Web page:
Above: Zanotto Prosecco Col Fondo is the Prosecco that I tasted back in the early 1990s when I was living in the Veneto. Bottle fermented, lees aged, unfiltered, salty, crunchy Prosecco made from 100% Glera. That’s the traditional glass, btw, for real Prosecco. No flutes please!
The story of how Zanotto Prosecco Col Fondo got to the U.S. stretches back to the early 1990s when I was the band leader of a cover band touring the Veneto during my summers off from graduate school.
Above, from left: me, Shawn Amos, and Charlie George circa 1993 in the village of Pedavena (Feltre).
After I found success doing a piano bar act in the many pubs and beer houses that line the Piave river, the owner of one of the venues, Renato Dal Piva (who later became one of my best friends in Italy), asked me if I’d be interested in doing a summer residency at the historic Pedavena beer garden just outside of Feltre.
Above, from left: My super good friend and amazing guitar player and all-around musician Gabriele “Elvis” Inglesi and the rest of us at the façade of the Siena duomo. We also played a one-night stand in Montalcino in the village of Bagno Vignoni, a night of fried wild-boar liver and Sangiovese.
That was an amazing and unforgettable time in my life. I was in my twenties, studying Italian philology and cinema, living on the many scholarships I won (including a Fulbright), and playing in a cover band at beer festivals (many of them celebrating unpasteurized beer) throughout the Veneto during the summers.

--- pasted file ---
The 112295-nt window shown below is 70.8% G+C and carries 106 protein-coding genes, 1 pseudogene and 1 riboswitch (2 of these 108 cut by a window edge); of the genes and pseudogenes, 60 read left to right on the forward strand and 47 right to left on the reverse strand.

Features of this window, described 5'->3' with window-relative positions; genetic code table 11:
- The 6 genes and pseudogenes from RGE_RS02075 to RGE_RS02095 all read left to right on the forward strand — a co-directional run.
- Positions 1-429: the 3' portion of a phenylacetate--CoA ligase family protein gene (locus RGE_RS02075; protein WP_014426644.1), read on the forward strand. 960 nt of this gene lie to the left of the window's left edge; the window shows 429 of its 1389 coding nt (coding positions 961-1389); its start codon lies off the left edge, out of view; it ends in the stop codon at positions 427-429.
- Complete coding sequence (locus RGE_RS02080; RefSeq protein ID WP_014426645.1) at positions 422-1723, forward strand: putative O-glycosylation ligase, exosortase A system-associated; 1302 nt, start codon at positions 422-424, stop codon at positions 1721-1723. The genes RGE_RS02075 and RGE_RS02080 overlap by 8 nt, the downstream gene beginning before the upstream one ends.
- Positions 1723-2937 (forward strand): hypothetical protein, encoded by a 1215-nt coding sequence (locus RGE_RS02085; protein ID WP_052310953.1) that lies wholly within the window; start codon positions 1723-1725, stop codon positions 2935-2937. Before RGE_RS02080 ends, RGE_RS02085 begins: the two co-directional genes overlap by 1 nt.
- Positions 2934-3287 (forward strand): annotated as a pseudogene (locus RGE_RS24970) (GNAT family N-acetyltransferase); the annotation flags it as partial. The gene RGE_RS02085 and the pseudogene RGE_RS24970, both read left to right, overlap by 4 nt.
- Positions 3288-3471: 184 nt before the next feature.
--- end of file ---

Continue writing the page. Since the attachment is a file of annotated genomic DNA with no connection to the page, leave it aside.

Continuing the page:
Above: I believe that this article was published in Il Mattino di Padova. If you really want to read it (in Italian), click the image for a PDF (very large file!).
Fast forward to 2010: I get a Facebook message from Riccardo Zanotto who used to come every summer to see us play and drink many, many beers with us.
In early 2011, on the occasion of my trip to Italy with Tracie P, he organizes a tasting of a small group of brave young producers who are making REAL Prosecco, the wines that I used to drink during my years there in an era before the consumerist hegemony of yeasted, banana-candy large-vat fermented Prosecco (you know the brands).
Here’s the link to our tasting notes.
Riccardo’s Prosecco Col Fondo is bottle fermented, lees aged, unfiltered, and unsulfured.
It’s being brought to California by a Los Angeles importer: I’m making it available for sale retail through my wine club and we’re doing a public tasting of the wine in San Francisco at Ceri Smith’s excellent shop Biondivino on Friday, August 17, 6-8 p.m.
I couldn’t be more thrilled… if only because we love these wines and we want to drink them!
And some story, huh? See, mom? All those years of rock ‘n’ roll actually delivered some great rewards… and they just keep on giving…
Thanks for reading, yall!